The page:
BACKGROUND: Médecins Sans Frontières (MSF) is one of the world's leading humanitarian medical organizations. The increased emphasis in MSF on research led to the creation of an ethics review board (ERB) in 2001. The ERB has encouraged innovation in the review of proposals and the interaction between the ERB and the organization. This has led to some of the advances in ethics governance described in this paper.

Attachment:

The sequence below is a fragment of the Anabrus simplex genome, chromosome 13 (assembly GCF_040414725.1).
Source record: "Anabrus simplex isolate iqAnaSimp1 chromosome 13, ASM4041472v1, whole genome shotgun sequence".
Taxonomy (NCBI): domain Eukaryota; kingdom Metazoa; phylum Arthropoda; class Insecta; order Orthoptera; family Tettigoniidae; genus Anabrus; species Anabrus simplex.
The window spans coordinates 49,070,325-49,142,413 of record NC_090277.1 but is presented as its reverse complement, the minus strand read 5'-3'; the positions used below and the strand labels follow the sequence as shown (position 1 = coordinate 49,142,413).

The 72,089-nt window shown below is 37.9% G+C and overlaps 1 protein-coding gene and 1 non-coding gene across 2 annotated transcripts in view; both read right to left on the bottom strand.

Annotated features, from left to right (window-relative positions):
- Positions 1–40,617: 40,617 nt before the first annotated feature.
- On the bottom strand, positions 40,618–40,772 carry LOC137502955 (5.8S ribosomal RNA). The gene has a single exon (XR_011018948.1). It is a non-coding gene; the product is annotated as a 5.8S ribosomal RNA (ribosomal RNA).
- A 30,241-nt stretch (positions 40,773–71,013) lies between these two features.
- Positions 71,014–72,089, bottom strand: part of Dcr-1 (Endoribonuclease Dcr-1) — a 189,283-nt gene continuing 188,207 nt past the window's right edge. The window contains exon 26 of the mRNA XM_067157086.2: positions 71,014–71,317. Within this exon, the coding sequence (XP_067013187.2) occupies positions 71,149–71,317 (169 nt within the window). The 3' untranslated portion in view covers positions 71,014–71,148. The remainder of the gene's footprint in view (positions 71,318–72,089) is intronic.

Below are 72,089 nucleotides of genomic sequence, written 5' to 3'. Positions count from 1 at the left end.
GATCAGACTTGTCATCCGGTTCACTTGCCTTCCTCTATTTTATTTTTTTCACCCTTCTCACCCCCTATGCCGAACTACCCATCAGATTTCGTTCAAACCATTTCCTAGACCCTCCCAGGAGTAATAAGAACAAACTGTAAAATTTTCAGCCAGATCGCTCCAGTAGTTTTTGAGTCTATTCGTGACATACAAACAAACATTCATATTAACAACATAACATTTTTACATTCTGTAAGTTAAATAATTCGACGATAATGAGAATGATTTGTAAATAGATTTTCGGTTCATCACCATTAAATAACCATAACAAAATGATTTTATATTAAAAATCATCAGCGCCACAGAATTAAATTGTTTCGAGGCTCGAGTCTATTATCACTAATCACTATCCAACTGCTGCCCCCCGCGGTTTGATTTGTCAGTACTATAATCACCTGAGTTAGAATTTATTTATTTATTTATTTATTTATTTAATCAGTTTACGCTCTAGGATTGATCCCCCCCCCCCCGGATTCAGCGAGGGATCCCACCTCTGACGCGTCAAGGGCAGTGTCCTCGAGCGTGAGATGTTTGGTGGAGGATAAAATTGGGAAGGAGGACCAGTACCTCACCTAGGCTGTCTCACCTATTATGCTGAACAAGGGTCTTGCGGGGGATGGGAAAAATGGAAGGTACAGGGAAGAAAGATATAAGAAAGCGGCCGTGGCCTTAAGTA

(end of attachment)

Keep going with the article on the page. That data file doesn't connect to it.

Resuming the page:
DISCUSSION: We first update our previous work from 2009 describing ERB performance and then highlight five innovative practices: • A new framework to guide ethics review • The introduction of a policy exempting a posteriori analysis of routinely collected data • The preapproval of "emergency" protocols • General ethical approval of "routine surveys" • Evaluating the impact of approved studies The new framework encourages a conversation about ethical issues, rather than imposing quasi-legalistic rules, is more engaged with the specific MSF research context and gives greater prominence to certain values and principles. Some of the innovations implemented by the ERB, such as review exemption or approval of generic protocols, may run counter to many standard operating procedures. We argue that much standard practice in research ethics review ought to be open to challenge and revision. Continued interaction between MSF researchers and independent ERB members has allowed for progressive innovations based on a trustful and respectful partnership between the ERB and the researchers. In the future, three areas merit particular attention. First, the impact of the new framework should be assessed. Second, the impact of research needs to be defined more precisely as a first step towards being meaningfully assessed, including changes of impact over time. Finally, the dialogue between the MSF ERB and the ethics committees in the study countries should be enhanced. We hope that the innovations in research ethics governance described may be relevant for other organisations carrying out research in fragile contexts and for ethics committees reviewing such research.